Online Edition: Fall 1999

Radio Dialogs I

Arno Schmidt
translated by John E. Woods

Green Integer ($12.95)

by Carolyn Kuebler

"This, then, my credo : directed against all the literal=airy men and aged seekers of textual variants, bundles of stinkhorns in their crippled hands . . .

Weary of wandering wastelands of letters full of vacuous brainchildren and hidden in pretentious verbal fogs; disgusted with both aesthetic sweet-talkers and grammatical waterers of drink; I have resolved : to treat all who have ever written, whether out of love and hate, as alive and ever living ! - - -"

Arno Schmidt, whose work is gradually being made available in English by the proficient and adventurous translator John E. Woods (also responsible for recent renditions of Thomas Mann's The Magic Mountain and Buddenbrooks) is one of German literature's best kept secrets. Like Joyce, who is the subject of the final piece in the book, Schmidt indulged in unorthodox punctuation, spellings, and grammatical experimentation; his work is also acerbic, somewhat misanthropic, maddening and entertaining -- the result, most likely, of the cruel segment of German history he witnessed, and of his lively intelligence. All of the characteristics of his fiction are toned down somewhat in this collection of "radio dialogs" -- and understandably so, as these were his concessions to entertainment, his way of making a living. The dialogs do, however, make use of his radiant passion for literature, as well as some of his odd, but effective, punctuation.

Radio Dialogs I, which is the first of three volumes of such plays, contains five of the many "Evening Programs" Schmidt wrote for Süddeutsche Rundfunk (South German Broadcast). It's hard to imagine this being anyone's "bread and butter work," much less to imagine a radio station airing such programs today, but this was the late 1950s/early '60s; there were far fewer TV celebrities to vie with. While the scripts of Radio Dialogs I are animated by characters identified merely as "A.," for example, "tends to lecture," or "1st questioner; firmly-scornful," what makes these discussions so lively is that the voices all seem to be those of the sometimes-cranky, often-irresistible Arno Schmidt himself. In these discussions, for which he wrote all the parts, Schmidt plays all of his devils and their advocates with equal ferocity. Despite their sketchy descriptions at the offset, all of the voices take on large personalities as they pontificate on, and pillory, or simply ramble playfully about Schmidt's favorite subjects: literature, literature, and literature.

In these five dialogs, Schmidt takes on 17th-century poet Barthold Heinrich Brockes, whom he admires for his "realism" and surfeit ("we have everything right here in Germany); Ludwig Tieck, one of the "Four Great Romantics"; Christoph Martin Wieland, whose name appears more than a couple times in his own fiction; and the prolific SF writer, or "Great Mystic," Karl May. He ventures across the channel for his pieces on the Brontës and James Joyce, and along the way comes up with some idiosyncratic definitions of realism, romanticism, and classicism. Telling tales of these authors' lives, arguing about the texts, and citing long passages from the authors' work, the dialogs destroy any tendencies toward idol-worship but still convey a deep respect and fascination.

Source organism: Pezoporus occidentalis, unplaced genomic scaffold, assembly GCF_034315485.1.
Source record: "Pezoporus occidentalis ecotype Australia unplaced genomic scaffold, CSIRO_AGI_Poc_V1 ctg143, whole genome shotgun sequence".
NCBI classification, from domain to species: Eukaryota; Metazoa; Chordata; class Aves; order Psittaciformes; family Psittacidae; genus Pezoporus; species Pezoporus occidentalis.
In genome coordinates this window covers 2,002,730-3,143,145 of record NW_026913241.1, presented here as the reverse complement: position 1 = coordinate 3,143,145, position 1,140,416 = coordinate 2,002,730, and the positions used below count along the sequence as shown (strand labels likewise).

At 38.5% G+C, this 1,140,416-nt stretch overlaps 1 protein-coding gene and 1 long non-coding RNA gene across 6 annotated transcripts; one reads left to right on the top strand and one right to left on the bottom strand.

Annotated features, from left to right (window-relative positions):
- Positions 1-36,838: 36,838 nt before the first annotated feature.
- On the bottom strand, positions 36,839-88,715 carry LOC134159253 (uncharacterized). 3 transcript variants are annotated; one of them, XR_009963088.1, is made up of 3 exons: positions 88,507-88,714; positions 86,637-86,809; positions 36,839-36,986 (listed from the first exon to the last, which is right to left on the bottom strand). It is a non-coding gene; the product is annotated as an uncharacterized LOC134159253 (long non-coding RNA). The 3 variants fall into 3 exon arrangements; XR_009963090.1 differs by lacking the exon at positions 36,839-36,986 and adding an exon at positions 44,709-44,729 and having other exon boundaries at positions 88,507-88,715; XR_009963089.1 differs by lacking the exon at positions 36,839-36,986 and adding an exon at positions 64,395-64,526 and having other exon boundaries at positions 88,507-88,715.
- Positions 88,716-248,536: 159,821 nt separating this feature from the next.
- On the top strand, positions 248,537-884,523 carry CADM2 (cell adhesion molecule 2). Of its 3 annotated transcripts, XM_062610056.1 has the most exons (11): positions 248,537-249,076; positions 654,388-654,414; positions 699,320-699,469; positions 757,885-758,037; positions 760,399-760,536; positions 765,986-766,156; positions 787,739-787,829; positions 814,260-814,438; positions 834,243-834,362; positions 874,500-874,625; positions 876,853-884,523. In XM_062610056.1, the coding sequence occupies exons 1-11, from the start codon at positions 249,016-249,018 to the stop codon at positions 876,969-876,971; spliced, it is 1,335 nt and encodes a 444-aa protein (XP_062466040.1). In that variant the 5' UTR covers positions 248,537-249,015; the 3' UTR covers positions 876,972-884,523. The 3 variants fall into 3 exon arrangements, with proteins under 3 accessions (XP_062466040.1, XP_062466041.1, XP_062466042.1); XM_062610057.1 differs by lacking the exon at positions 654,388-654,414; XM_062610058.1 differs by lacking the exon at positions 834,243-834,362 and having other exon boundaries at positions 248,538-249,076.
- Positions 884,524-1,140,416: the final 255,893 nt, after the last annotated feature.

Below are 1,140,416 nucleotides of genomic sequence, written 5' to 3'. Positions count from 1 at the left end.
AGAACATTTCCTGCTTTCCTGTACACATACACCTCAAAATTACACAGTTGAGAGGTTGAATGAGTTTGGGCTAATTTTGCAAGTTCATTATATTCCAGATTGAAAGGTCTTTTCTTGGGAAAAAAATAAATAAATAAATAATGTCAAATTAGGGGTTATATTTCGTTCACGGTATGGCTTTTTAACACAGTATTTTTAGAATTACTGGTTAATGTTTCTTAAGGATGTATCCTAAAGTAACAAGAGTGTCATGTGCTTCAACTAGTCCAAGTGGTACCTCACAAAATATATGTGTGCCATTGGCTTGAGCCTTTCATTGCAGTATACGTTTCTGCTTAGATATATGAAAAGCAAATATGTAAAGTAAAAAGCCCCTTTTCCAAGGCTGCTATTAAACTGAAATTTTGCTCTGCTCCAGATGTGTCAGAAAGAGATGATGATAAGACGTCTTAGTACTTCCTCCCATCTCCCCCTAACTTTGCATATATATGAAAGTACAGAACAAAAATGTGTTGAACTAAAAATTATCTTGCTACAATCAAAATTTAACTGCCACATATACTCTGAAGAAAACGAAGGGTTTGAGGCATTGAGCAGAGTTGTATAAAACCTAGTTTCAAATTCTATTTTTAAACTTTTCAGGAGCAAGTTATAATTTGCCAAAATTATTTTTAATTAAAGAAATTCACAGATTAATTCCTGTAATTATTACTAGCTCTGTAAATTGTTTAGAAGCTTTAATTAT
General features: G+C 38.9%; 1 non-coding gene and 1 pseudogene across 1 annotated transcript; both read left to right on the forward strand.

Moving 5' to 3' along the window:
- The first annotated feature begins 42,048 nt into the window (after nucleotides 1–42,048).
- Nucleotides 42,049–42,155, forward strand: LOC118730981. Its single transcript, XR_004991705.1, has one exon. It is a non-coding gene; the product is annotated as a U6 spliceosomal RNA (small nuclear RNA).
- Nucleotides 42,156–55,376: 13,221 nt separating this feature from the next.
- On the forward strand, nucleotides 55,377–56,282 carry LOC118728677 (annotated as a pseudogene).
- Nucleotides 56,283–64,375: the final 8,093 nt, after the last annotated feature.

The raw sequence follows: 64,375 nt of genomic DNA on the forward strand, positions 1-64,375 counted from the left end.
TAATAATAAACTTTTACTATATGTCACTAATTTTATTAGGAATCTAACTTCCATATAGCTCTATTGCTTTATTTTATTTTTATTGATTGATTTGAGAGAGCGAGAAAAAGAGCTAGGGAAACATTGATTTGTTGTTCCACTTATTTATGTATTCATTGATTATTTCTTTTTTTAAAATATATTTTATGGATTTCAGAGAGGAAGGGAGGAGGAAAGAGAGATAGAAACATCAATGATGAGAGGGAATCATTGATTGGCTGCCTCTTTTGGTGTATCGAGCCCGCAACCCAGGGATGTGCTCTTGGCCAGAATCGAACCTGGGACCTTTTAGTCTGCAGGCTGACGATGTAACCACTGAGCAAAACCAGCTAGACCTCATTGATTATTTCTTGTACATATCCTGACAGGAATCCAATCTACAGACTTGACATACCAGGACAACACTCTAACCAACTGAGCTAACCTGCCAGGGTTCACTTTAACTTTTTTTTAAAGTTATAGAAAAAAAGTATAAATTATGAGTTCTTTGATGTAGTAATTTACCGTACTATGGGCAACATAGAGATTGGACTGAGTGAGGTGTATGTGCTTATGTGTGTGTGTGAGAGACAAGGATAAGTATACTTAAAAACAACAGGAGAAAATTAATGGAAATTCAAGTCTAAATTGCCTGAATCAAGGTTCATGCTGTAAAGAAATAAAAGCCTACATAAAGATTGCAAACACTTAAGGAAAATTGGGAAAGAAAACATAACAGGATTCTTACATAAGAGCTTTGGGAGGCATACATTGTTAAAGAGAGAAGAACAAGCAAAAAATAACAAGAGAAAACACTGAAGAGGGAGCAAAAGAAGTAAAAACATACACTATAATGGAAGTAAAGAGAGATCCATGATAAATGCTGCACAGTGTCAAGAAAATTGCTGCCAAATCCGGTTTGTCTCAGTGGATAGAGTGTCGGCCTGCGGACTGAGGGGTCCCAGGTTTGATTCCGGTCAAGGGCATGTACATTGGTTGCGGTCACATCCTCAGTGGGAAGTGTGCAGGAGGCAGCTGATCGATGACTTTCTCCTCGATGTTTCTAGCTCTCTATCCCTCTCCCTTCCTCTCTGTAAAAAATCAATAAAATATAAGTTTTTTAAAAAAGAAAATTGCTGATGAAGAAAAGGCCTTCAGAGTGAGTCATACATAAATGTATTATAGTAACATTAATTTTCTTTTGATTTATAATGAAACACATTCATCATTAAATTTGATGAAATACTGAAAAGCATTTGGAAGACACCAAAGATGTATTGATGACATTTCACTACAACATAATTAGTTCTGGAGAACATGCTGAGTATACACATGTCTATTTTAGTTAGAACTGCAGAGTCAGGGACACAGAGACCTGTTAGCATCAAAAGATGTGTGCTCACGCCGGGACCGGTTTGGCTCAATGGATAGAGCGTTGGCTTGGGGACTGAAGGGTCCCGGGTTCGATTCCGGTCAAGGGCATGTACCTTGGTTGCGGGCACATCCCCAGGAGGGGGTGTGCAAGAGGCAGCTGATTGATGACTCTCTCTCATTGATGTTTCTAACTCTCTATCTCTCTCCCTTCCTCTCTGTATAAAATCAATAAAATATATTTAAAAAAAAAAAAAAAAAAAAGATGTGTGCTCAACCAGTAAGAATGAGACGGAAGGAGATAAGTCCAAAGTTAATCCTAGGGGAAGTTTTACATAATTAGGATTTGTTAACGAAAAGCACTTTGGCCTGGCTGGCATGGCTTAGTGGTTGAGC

The piece on the Brontë sisters comes as the greatest surprise in the collection. Schmidt's radio persona tells a good rendition of the sisters' childhood on the moors, and especially of their 1000-page creation of Angria & Gondal, but his fascination with "the Dove-Gray Sisters" becomes most obvious when he says, "What is left is for the final salvation of many a youthful genius who finds her- or himself in extremity. What is left is -- (with impressive emphasis) : the < Extended Mind Game > !" Clearly, an author's ability to actively engage his/her own mind, preferably in a vacuum of sorts, forms the basis of much of Schmidt's literary taste. When defending Karl May, often considered a second-rate kids' author, "A." brings up May's dreary childhood with a particular sense of awe, describing how, as a result of poor nutrition, May was actually blind for four years.

In his discussion of Finnegans Wake, the ultimate literary mind game, one character proposes the idea of a "readable German rendering" of this Irish novel, while the others offer both encouragement and guffaws. Apparently Schmidt himself endeavored some translations of Joyce's most difficult book, and this play seems closest to capturing Schmidt's own writerly dilemmas, as well as the dilemmas of Schmidt's translator. Skeptical "B." says, "the English original is totally out-of-the-question for the German reader ! - He can only hope that sooner or later, there will be a passably clear, humanely-paraphrased and richly commented Germanization that mediates for him some notion of what Joyce intended with FW." I imagine Woods cringing at these words, his own task in translating Schmidt's fiction being similar in its seeming impossibility. One voice describes Finnegans Wake as "well-equipped with sawtoothed prefixes, bedraggletailed with sly suffixes, croaking away pseudo-profoundly in err-earthly details" -- not a bad description of some of Schmidt's fiction as well.

Woods makes his way through Joyce via Schmidt with grace and humor. The Radio Dialogs convey more than a "passably clear" vision into Schmidt's mind games, at the same time illuminating a pathway toward the even more dense and rewarding phrasings of his fiction.

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Fall 1999 Table of Contents